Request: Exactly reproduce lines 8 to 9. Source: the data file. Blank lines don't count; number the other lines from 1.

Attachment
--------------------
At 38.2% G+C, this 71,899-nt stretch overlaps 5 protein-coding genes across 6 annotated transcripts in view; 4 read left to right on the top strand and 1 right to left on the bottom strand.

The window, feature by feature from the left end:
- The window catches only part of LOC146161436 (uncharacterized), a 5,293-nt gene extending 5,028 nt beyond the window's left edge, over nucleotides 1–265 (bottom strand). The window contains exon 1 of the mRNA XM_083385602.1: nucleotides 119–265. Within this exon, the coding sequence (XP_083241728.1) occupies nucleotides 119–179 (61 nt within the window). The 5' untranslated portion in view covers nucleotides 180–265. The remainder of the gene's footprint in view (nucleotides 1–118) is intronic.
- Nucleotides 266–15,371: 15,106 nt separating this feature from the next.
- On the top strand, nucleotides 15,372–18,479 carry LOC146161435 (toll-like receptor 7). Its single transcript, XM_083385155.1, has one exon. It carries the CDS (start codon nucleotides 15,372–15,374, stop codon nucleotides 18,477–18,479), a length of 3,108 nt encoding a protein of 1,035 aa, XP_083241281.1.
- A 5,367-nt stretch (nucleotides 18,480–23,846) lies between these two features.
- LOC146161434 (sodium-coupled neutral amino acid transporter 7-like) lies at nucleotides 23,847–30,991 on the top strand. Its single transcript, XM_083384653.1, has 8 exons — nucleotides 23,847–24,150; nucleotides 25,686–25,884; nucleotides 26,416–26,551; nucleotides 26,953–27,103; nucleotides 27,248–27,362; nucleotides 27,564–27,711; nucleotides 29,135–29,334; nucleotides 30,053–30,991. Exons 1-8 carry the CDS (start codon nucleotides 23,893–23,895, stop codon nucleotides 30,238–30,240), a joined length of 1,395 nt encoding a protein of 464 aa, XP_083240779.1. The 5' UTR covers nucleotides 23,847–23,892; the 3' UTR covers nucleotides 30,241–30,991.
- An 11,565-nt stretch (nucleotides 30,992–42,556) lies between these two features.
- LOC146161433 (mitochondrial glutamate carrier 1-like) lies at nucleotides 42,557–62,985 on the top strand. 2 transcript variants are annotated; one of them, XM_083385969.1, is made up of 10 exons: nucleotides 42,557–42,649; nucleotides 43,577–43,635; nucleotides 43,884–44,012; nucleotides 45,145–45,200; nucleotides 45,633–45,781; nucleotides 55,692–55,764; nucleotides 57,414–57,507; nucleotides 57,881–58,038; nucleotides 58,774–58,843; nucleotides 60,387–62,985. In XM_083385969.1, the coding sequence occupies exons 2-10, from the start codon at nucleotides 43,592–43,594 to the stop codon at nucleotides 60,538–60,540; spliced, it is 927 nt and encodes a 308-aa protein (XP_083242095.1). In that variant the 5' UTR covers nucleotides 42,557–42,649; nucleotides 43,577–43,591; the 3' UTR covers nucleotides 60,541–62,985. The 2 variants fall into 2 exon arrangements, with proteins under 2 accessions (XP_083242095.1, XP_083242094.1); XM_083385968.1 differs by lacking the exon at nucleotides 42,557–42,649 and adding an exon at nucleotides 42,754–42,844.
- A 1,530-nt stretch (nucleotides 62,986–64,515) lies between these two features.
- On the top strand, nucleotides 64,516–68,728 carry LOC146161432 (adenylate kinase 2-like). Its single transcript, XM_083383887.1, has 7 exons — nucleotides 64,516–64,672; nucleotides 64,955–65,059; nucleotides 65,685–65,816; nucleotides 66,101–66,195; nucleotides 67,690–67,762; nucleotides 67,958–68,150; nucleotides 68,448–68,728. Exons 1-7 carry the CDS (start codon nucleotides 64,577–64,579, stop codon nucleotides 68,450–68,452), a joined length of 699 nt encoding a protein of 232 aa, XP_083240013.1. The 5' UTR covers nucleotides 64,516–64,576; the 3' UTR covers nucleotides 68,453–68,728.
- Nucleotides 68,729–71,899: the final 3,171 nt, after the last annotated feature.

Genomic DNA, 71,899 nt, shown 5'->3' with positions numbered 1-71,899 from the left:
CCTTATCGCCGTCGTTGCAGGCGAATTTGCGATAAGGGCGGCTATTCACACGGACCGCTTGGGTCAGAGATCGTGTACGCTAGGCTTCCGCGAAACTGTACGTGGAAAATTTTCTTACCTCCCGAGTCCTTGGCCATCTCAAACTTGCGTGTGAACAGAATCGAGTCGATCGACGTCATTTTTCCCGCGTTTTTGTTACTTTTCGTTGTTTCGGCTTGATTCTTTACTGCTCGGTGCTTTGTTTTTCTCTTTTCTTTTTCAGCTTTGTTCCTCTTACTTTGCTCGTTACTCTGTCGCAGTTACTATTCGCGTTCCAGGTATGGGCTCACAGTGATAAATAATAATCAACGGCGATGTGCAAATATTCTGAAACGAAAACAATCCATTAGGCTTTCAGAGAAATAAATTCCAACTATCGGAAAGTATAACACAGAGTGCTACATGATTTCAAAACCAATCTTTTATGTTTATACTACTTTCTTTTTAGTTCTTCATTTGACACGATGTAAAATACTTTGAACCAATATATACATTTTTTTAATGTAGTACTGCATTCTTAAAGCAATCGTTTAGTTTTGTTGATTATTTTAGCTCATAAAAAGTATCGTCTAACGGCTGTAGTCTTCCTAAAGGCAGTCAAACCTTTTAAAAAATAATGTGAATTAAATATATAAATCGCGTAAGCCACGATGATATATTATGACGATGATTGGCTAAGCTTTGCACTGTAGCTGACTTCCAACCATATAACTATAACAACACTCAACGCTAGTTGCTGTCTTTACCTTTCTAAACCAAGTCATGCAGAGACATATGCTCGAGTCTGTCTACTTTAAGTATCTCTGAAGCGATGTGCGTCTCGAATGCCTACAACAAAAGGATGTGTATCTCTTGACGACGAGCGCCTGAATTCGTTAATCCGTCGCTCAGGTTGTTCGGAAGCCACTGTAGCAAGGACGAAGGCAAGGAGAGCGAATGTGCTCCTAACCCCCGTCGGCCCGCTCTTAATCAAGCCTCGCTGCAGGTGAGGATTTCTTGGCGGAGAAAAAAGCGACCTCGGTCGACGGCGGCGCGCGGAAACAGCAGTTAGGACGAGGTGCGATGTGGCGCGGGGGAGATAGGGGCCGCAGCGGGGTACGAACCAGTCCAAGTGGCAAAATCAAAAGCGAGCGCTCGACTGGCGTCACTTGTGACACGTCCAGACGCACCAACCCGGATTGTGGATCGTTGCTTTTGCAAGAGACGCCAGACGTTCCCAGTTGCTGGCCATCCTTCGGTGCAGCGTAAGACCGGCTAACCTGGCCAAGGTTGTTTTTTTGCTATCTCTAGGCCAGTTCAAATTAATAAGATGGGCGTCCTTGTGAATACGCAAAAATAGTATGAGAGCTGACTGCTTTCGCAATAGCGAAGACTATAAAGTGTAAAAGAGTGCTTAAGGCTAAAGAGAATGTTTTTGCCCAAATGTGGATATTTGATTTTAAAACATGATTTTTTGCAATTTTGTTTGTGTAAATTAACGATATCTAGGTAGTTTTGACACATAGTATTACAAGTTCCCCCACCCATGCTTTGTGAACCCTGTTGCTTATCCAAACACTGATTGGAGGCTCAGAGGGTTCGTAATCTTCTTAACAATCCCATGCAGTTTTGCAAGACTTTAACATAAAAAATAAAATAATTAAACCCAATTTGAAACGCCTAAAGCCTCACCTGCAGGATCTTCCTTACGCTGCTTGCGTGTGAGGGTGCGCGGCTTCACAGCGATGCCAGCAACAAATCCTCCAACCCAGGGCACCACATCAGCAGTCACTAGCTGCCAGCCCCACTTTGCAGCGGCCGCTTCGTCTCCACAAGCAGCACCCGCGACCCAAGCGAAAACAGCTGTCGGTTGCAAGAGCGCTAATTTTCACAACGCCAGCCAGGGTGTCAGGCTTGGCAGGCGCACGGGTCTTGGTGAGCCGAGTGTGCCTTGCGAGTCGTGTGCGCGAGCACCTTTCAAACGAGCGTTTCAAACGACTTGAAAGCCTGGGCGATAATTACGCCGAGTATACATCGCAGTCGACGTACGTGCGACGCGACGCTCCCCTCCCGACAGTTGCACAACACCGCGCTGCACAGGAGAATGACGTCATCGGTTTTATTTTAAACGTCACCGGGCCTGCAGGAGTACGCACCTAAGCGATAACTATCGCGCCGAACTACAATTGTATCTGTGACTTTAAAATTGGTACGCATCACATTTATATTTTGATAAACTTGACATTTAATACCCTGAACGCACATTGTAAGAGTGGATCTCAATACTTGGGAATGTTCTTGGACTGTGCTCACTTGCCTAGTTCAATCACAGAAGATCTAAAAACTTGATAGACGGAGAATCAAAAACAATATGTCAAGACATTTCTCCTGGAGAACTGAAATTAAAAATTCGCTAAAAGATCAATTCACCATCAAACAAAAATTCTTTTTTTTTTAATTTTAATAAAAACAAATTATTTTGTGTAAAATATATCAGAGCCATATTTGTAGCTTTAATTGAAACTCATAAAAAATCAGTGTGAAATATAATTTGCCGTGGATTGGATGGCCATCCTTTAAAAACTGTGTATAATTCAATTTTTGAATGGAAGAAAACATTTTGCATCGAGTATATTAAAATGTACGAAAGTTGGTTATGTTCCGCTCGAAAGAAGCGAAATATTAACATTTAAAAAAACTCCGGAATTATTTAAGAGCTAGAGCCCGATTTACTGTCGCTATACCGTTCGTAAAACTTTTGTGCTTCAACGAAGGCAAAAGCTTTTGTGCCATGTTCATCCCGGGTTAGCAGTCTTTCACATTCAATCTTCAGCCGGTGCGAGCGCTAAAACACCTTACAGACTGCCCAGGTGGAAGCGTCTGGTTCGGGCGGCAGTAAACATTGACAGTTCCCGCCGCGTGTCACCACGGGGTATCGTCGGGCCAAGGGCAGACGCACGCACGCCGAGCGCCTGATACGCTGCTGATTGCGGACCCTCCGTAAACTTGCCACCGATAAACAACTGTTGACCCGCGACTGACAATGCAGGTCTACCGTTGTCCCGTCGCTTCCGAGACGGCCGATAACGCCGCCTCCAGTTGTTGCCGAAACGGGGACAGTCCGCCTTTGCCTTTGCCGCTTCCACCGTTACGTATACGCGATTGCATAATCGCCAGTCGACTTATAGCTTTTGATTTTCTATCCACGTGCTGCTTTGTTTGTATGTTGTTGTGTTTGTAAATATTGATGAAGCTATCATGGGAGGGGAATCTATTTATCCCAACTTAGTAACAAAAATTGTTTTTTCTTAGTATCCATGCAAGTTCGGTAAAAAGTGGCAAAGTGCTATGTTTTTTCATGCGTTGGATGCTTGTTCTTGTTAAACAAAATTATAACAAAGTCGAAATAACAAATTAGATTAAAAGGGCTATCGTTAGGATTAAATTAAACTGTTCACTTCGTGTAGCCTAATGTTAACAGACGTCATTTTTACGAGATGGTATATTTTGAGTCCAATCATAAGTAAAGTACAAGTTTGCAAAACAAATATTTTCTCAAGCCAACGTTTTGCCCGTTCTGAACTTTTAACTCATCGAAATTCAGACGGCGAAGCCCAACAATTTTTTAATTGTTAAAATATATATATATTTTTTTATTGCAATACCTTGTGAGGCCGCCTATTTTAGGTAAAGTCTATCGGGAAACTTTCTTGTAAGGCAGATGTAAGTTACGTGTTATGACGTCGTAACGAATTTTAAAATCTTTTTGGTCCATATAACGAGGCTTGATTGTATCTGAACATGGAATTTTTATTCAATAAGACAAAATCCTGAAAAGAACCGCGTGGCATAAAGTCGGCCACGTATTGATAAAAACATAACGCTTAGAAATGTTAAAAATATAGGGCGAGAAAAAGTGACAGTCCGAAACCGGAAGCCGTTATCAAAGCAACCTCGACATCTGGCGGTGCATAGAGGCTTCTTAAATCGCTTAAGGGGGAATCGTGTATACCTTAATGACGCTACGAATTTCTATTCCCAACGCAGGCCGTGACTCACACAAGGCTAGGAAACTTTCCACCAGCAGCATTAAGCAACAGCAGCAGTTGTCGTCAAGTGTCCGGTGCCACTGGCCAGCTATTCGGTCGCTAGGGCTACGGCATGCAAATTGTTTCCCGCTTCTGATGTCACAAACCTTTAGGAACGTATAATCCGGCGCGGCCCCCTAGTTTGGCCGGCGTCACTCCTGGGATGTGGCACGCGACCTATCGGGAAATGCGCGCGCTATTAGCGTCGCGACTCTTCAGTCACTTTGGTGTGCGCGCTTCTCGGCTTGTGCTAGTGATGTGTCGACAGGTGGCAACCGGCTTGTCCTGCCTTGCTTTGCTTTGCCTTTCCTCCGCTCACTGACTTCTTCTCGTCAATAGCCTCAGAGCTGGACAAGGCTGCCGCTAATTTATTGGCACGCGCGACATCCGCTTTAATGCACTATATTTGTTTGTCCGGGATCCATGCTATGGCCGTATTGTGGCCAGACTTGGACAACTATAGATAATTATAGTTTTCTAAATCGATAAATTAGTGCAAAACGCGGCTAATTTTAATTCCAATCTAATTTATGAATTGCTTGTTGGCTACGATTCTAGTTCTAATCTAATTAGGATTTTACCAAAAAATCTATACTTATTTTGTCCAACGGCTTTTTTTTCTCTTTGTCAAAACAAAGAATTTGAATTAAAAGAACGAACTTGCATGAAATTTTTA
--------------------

- An 11,565-nt stretch (nucleotides 30,992–42,556) lies between these two features.
- LOC146161433 (mitochondrial glutamate carrier 1-like) lies at nucleotides 42,557–62,985 on the top strand. 2 transcript variants are annotated; one of them, XM_083385969.1, is made up of 10 exons: nucleotides 42,557–42,649; nucleotides 43,577–43,635; nucleotides 43,884–44,012; nucleotides 45,145–45,200; nucleotides 45,633–45,781; nucleotides 55,692–55,764; nucleotides 57,414–57,507; nucleotides 57,881–58,038; nucleotides 58,774–58,843; nucleotides 60,387–62,985. In XM_083385969.1, the coding sequence occupies exons 2-10, from the start codon at nucleotides 43,592–43,594 to the stop codon at nucleotides 60,538–60,540; spliced, it is 927 nt and encodes a 308-aa protein (XP_083242095.1). In that variant the 5' UTR covers nucleotides 42,557–42,649; nucleotides 43,577–43,591; the 3' UTR covers nucleotides 60,541–62,985. The 2 variants fall into 2 exon arrangements, with proteins under 2 accessions (XP_083242095.1, XP_083242094.1); XM_083385968.1 differs by lacking the exon at nucleotides 42,557–42,649 and adding an exon at nucleotides 42,754–42,844.